• Will be free of bias 
  • Will use less jargon. 
  • Will have the right tone of voice 
  • Will have fewer difficult words. 

We’d love to tell you more about how you can benefit from Textmetrics!

The benefits of data-driven recruitment

The benefits of data-driven recruitment

Do you want your company’s workforce to be more inclusive and diverse? Have you set ambitious goals to achieve this? Then you’ll need to take a closer look at your recruitment strategy. That’s where a more diverse workforce starts. An innovation like data-driven recruitment can be a big help here. It uses technologies, techniques and data to analyze a large group of candidates, which is very useful for recruiters. It’s easier for them to find candidates with the right skills. And the right experience and mindset to be successful. And most importantly for your D&I goals, it eliminates biases in the recruitment process. 

The advantages of data-driven recruitment 

Using data-driven recruitment means quite the shift in your hiring process. Before, recruiters would choose candidates based on their application letters. Data-driven recruitment means collecting and analyzing data from several sources. Think of social media, past jobs and online publications. This valuable information is then utilized when it comes to selecting candidates. This different approach brings with it a number of advantages:

  • Remove bias in the recruitment process

For recruiters, it’s often very difficult to choose between candidates who seem equally suitable. It’s not uncommon for some emotion and bias to creep in. They might choose the younger candidate (age bias) or the male candidate (gender bias). In data-driven recruitment, emotions and bias don’t occur. A candidate is chosen based on data and nothing else. 

  • Decrease the length of the recruitment process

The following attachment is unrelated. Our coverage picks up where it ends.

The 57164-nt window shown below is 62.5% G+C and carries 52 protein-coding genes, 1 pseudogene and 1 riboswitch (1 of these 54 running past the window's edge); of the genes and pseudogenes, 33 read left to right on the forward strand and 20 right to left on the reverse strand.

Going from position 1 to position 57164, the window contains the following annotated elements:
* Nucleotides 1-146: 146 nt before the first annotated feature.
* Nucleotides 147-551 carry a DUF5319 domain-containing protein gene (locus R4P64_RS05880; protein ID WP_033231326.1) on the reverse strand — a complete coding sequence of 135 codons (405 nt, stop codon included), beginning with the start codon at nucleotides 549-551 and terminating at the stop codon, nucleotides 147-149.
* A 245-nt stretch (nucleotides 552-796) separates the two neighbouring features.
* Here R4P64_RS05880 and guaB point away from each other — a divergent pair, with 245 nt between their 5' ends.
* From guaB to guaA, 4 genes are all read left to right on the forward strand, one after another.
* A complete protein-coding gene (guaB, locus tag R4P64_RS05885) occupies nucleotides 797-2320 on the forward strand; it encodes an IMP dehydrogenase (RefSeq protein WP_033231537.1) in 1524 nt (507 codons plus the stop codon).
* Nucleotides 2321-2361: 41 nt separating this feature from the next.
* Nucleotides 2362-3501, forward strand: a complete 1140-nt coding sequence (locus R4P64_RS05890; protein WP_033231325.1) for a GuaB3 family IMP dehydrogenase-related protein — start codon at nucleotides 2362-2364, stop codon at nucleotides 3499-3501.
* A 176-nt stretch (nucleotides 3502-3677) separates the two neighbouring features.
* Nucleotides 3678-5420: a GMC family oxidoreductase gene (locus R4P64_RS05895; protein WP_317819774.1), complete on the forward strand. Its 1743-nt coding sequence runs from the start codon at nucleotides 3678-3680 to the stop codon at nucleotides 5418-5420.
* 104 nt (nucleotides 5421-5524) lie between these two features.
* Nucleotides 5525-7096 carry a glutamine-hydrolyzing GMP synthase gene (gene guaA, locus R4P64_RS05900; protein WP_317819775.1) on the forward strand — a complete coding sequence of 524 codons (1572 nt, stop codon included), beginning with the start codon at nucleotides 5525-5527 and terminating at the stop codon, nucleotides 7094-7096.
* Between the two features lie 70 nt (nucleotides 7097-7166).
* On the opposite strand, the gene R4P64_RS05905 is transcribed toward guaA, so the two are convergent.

With data-driven recruitment, you choose candidates based on data. The candidates you invite for an interview are as skilled as you need them to be. This might not always be the case when a recruiter chooses a candidate based on their gut feeling. There is a greater chance that candidates selected in this manner will disappoint during the interview. Resulting in the recruiter having to invite another person into the recruitment process. 

  • Hire better candidates

With data-driven recruitment, you hire better candidates. A good interview doesn’t automatically mean good performance at work. But data can tell you all about the expected performance of candidates. 

  • Write better job descriptions

Data-driven recruitment can help you write better job descriptions. By “better,”  we mean job descriptions that are easy to understand and free of biases. And that use inclusive language, and appeal to your whole target group. The last one is extremely important if you want to reach a diverse group of candidates. 

Textmetrics and data-driven recruitment 

Are you ready to embrace data-driven recruitment? Then the Textmetrics platform is a great place to start. It uses algorithms based on artificial intelligence to help you write better job descriptions. The platform reads and analyzes your content, then gives you real-time suggestions for improvements. The result: better job descriptions that are free of bias and have a gender-neutral tone of voice. 

Curious to know more? We’d love to tell you all about data-driven recruitment and the Textmetrics platform. And how we can help you reach your D&I goals.

Writing without excluding people with an augmented writing platform

Writing without excluding people with an augmented writing platform

You want to reach as many people as possible with the content you write and publish. That means it should appeal to everyone and, above all, it should not exclude people. That is why it is necessary to write inclusively. If you are an inclusive organization or if you are working toward this, inclusive writing is extremely important. 

But what exactly is inclusive writing, why is it so important, and what is the role of an augmented writing platform in the prevention of exclusion? You can read all about it in this blog post. 

What exactly is inclusive writing, and why is it so important? 

With inclusive writing, you consciously pay attention to the fact that your target audience consists of all different types of people, with different origins, backgrounds, ages, and genders. Because even if you are targeting a specific niche, the people within that niche are all unique. 

By writing inclusively, you reach the largest group of people. You make sure that you use language that does not distinguish between groups, so that everyone feels addressed. Among other things, you can achieve this  by:

  •       Writing in a human-centered, gender-neutral way, rather than using only he/she or plural. 
  •       Addressing the reader directly, using “you”.
  •       Making sure your content does not discriminate based on age.
  •       Avoiding stereotypical words and/or associations. You unconsciously use these more often than you think. Think pink for women, blue for men.
  •       Applying the WCAG guidelines.